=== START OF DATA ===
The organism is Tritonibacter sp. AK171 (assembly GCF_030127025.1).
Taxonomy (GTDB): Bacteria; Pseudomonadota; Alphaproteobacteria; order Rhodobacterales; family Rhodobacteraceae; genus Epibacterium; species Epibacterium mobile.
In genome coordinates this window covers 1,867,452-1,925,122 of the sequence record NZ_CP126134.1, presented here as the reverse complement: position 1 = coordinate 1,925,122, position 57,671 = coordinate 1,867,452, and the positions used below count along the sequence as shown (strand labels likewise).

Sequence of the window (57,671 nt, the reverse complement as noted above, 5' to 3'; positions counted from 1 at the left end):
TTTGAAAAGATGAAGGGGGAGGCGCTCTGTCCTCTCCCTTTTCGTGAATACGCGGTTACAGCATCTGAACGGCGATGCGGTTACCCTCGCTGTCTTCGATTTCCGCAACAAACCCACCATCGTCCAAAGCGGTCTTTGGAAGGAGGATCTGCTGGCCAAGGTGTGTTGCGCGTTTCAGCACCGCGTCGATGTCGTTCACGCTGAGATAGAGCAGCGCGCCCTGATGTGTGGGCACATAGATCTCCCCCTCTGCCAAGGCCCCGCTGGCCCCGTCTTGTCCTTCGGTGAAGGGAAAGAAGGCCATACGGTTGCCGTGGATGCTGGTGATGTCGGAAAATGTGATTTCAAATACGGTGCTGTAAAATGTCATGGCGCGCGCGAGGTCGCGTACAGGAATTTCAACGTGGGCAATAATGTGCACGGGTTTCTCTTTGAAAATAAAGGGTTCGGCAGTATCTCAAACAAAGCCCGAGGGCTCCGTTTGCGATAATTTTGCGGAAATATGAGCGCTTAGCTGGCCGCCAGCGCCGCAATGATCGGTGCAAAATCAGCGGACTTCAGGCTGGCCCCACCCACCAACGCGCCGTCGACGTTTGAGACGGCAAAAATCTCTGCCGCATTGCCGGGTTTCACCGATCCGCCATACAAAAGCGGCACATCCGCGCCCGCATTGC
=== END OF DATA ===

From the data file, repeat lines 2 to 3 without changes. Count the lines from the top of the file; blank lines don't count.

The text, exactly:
Taxonomy (GTDB): Bacteria; Pseudomonadota; Alphaproteobacteria; order Rhodobacterales; family Rhodobacteraceae; genus Epibacterium; species Epibacterium mobile.
In genome coordinates this window covers 1,867,452-1,925,122 of the sequence record NZ_CP126134.1, presented here as the reverse complement: position 1 = coordinate 1,925,122, position 57,671 = coordinate 1,867,452, and the positions used below count along the sequence as shown (strand labels likewise).